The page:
Opinion: Let the PS 16 Schoolchildren Play Safely in Paulus Hook’s Four Corners Park

The contested southwest corner of Four Corners Park sits largely empty over Labor Day weekend on the morning of Sunday, September 5, 2021.

If you have ever walked by Grand St. and Washington St. during morning drop-off, mid-day recess, or in the afternoon after school, you have seen the scores of children playing in the only functional corner of Four Corners Park. The adjacent school, Cornelia F. Bradford Elementary School (PS 16), lacks an outdoor space, and its students need a large, safe place to play. Fortunately, this corner has provided this opportunity for years, and during school hours, it makes sense that the school should have exclusive use of this space. In the evenings, weekends, holidays, and summers, the space can be used by the entire community.

Our children recently graduated from PS 16, where they benefited enormously from the wide open, mostly flat space that allowed them to play soccer, tag, and football during recess, along with their classmates. Allowing the school the exclusive use of the space during school hours will ensure that hundreds of students will continue to enjoy this space safely on a daily basis for regular exercise. And the reality is that the vast majority of the child-hours spent in this park is indeed because of the school. During school hours, other children have access to a number of nearby parks and open spaces:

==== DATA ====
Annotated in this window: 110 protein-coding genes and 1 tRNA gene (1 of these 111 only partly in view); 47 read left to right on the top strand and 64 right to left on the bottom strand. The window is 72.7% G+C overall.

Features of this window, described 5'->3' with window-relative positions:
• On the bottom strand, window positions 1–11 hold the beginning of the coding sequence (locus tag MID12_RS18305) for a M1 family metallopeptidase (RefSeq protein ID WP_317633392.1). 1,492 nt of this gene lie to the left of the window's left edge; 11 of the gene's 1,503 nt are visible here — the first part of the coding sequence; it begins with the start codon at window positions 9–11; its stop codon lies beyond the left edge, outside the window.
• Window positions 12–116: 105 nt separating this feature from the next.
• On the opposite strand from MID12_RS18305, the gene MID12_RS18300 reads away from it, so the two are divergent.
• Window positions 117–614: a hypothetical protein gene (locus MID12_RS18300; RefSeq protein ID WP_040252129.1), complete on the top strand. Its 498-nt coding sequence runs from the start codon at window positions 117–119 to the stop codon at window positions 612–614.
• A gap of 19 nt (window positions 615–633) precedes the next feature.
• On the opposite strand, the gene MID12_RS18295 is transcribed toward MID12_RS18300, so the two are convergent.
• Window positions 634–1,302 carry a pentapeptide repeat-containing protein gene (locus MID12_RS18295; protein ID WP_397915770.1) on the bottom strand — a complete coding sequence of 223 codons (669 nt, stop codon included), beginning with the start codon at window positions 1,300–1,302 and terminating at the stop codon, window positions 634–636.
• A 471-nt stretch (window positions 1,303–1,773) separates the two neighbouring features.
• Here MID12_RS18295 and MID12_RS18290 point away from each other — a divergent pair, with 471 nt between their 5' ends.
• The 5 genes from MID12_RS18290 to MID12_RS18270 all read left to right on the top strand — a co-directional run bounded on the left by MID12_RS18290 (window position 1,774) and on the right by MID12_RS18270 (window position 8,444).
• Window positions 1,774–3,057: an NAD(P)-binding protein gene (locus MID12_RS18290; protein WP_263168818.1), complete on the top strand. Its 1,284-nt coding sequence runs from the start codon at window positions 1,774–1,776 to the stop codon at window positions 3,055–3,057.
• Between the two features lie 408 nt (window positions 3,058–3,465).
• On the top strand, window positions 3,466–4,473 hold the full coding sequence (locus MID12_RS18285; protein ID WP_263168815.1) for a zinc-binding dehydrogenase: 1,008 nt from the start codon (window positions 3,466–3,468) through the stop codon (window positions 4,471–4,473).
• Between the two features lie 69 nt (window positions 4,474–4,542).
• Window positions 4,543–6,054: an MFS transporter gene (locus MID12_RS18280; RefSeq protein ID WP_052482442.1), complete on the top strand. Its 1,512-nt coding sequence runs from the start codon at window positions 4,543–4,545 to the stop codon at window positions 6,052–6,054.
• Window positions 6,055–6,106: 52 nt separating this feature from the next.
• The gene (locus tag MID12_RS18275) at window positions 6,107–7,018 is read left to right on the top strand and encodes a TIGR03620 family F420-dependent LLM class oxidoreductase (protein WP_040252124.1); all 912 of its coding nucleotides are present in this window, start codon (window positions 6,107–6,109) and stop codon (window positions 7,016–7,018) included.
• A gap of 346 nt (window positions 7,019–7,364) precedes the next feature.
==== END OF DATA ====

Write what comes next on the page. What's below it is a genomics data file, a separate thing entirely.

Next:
• General Nathanael Greene Park by Essex Street Light Rail Station
  • Morris Canal Park
  • Morris Canal Square Park by the Marin Boulevard Light Rail Station
  • Korean War Veterans Memorial
  • Van Vorst Park